The next series of beers are somewhat thematic from my Super Bowl party. I've been meaning to review them, but I've been putting it off. They weren't all that great, so my enthusiasm was low.

First up are two Belgian ales from River Horse Brewing, which is in NJ and which I got for Colts fans (horse-themed beer is hard to find, and I can't get anything from IL or IN proper). I paid $16.99 for a 12 pack containing 6 each of their Tripel and their Belgian Winter Ale. Both beers are quite strong, 10% ABV and 8% ABV, respectively, and they're both pretty similar in their mediocrity, too. They both contain the ideas of good beer, but the flavor falls short. The tripel has some of the fruitiness of the good tripels, but the malt and spice are lacking, and none of the flavors really linger. The winter ale, which is a darker ale and a little less sweet, also misses the mark. There are some hints of hops and spice, but the malt is kinda empty compared to the high standard of Belgian beer. On the plus side, this 12 pack will get you a fair bit drunker than a case of any BMC lite, and it tastes much better. I award each beer and a half .

For my Bear beer, I settled on Black Bear Porter, from the Stone Coast brewery. There's not a whole lot to say about this one other than the fact that it's a pretty ho-hum porter with the flavors you expect, but nothing that's all that rich. I again award it and a half .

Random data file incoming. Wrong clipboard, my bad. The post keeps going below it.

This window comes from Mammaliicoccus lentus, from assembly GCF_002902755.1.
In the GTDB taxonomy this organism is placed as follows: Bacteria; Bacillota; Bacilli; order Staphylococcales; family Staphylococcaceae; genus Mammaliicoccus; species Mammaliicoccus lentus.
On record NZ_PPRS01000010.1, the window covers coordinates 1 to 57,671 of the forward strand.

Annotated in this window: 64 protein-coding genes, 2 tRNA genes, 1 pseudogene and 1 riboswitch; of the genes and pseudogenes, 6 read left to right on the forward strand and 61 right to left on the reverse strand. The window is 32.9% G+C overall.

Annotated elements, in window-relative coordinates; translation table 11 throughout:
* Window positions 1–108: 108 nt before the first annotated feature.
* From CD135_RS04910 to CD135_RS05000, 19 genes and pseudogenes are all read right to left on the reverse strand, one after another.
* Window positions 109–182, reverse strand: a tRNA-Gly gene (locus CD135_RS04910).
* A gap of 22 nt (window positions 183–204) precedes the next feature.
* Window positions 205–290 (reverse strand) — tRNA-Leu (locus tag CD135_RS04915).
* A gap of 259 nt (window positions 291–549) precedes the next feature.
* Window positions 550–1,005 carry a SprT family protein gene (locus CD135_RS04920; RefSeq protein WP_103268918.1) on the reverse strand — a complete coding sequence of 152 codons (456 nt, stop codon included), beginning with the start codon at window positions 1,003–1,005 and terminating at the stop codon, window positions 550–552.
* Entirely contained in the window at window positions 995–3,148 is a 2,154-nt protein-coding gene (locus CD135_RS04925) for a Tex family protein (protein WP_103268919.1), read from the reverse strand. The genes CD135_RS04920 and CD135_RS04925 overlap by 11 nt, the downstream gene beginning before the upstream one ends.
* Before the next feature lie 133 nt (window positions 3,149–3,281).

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02-16-2007 , 02:16 PM
It had sort of buttery white wine feel to it, with some caramel, spice, and the sour apples making themselves known.
Just a note, an actual buttery taste in your beer is considered a fault in every BJCP category, I'm pretty sure, and is usually caused by too much DMS in the beer. That's a problem much, much more common to homebrewers than commercial outfits.

Also, a taste described as wet cardboard is usually attributed to oxidization, just fyi.
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02-16-2007 , 06:17 PM

Just a note, an actual buttery taste in your beer is considered a fault in every BJCP category, I'm pretty sure, and is usually caused by too much DMS in the beer.
Butter or butterscotch flavor is actually caused by too much diacetyl. DMS (dimethyl sulfides) will give a cooked corn flavor. For a good example of DMS, drink a Rolling Rock.
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02-16-2007 , 06:34 PM